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Article

Repeal Movement

In 1867 many Nova Scotians were reluctant to endorse CONFEDERATION. In the elections of Sept 1867 anti-Confederates captured 36 of 38 seats in the local legislature, and 18 of 19 seats in the Dominion Parliament.

Article

Fort la Reine

Fort la Reine is the name used for a series of early French fur-trade posts located west of Winnipeg on the Assiniboine River. The original fort was established in 1738 by Pierre Gaultier de Varennes et de La Vérendrye and his sons, independent fur traders and explorers.

Article

Prairie Dry Belt Disaster

Five major investigations were commissioned, but to little avail. Between 1921 and 1926, 138 townships in southern Alberta, comprising nearly 3.2 million acres (1.3 million ha), lost at least 55% of their population; by 1926 80% of the Tilley-East country was permanently evacuated.

Article

Le Patriote

Boîte à chansons opened in January 1965 in east Montreal by Yves Blais and Percival Bloomfield. Until 1972 it was the only establishment of its kind in Quebec to present singer-songwriters seven nights a week.

Macleans

The Great War Haunts Us Still

IT'S BEEN 90 YEARS now since the Guns of August began to fire, and the smoke has yet to clear from the world they made. The fault lines of modern history - from the quagmire in Iraq through Yugoslavia's implosion to the Cold War and beyond - all branch back to the cataclysm of 1914-1918.

Editorial

The First Thanksgiving in North America

It has become common knowledge that the first Thanksgiving in North America was held by Sir Martin Frobisher and his crew in Nunavut in 1578. There are those — mainly Americans upset by the thought of having their holiday co-opted — who argue that it wasn't a “real”” Thanksgiving. I would counter that Frobisher had reason to give thanks, and that giving thanks was an important aspect of Elizabethan society, so it would have been a natural thing for him and his men to do.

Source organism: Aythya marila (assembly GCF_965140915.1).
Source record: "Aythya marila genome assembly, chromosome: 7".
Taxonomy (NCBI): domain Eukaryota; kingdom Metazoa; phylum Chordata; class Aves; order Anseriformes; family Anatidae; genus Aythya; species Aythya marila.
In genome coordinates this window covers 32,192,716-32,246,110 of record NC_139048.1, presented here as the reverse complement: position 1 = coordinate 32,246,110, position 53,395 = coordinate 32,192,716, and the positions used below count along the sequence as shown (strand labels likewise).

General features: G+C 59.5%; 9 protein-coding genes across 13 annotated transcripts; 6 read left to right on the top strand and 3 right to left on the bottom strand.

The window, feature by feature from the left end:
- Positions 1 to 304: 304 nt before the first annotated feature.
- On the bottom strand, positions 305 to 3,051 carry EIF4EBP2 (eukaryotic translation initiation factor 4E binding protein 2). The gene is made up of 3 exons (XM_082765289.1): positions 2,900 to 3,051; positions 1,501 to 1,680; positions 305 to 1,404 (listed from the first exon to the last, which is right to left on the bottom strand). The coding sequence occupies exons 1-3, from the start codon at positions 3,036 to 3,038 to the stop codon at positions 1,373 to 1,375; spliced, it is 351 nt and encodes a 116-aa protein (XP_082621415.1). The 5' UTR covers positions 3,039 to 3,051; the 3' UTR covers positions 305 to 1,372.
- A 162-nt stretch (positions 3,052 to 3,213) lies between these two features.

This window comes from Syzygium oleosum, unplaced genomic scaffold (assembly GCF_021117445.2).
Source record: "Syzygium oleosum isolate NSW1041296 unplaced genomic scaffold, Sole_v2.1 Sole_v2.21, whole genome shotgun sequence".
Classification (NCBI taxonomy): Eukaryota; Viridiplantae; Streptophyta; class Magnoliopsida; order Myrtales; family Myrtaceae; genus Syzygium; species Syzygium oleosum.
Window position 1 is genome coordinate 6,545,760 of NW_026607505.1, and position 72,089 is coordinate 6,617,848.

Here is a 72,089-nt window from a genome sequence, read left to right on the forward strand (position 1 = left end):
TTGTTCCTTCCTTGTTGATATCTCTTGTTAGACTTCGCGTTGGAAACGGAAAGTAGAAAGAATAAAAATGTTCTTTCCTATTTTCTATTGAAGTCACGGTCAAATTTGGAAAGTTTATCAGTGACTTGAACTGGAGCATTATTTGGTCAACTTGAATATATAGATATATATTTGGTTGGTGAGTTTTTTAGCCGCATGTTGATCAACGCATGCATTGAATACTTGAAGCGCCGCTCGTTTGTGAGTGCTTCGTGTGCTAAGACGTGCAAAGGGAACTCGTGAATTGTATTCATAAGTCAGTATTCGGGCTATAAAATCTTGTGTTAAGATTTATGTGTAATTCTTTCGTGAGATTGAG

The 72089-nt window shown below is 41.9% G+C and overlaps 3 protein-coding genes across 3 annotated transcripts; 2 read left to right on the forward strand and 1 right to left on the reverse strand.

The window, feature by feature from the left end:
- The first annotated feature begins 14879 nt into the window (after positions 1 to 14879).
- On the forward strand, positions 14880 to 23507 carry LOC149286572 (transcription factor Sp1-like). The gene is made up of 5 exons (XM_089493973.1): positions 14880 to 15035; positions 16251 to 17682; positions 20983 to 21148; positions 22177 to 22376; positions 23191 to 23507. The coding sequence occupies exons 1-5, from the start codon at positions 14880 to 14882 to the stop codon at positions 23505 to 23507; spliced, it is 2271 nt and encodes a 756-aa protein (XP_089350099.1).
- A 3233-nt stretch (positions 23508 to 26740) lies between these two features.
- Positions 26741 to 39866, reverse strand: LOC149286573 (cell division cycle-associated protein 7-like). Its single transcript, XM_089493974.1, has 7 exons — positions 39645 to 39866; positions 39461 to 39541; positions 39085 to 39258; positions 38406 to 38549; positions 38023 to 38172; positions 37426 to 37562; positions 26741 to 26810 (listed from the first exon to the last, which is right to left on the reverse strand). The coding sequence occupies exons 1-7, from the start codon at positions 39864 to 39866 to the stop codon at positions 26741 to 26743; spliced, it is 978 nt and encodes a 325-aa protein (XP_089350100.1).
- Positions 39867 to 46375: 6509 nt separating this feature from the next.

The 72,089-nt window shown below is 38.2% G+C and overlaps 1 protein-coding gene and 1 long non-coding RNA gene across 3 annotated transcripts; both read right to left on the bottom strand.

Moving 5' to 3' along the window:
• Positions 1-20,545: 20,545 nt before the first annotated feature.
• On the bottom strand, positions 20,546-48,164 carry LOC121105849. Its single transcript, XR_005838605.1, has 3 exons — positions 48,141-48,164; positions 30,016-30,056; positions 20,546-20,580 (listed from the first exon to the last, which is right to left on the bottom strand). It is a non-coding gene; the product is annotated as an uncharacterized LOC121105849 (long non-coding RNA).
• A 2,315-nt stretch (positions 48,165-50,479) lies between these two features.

Article

Fort William

Named in 1807 after NWC chief superintendent William MCGILLIVRAY, Fort William occupied a pivotal place in the company's vast trading network. In 1816-17 Lord SELKIRK occupied Fort William for 10 months as a consequence of the SEVEN OAKS INCIDENT.

Article

Halifax Explosion

Halifax was devastated on 6 December 1917 when two ships collided in the city's harbour, one of them a munitions ship loaded with explosives bound for the battlefields of the First World War. What followed was one of the largest human-made explosions prior to the detonation of the first atomic bombs in 1945. The north end of Halifax was wiped out by the blast and subsequent tsunami. Nearly 2,000 people died, another 9,000 were maimed or blinded, and more than 25,000 were left without adequate shelter.

Article

Treaty of Ghent

Treaty of Ghent, signed in Ghent, Belgium, on Christmas Eve 1814 by Great Britain and the US to end the War of 1812. Negotiations for peace had begun the previous year, with both parties agreeing to meet in Europe to work out the details.

Article

Working Class History: English Canada

​Most adult Canadians earn their living in the form of wages and salaries and are therefore associated with the definition of "working class." Less than a third of employed Canadians typically belong to unions. Unionized or not, the struggles and triumphs of Canadian workers are an essential part of the country's development.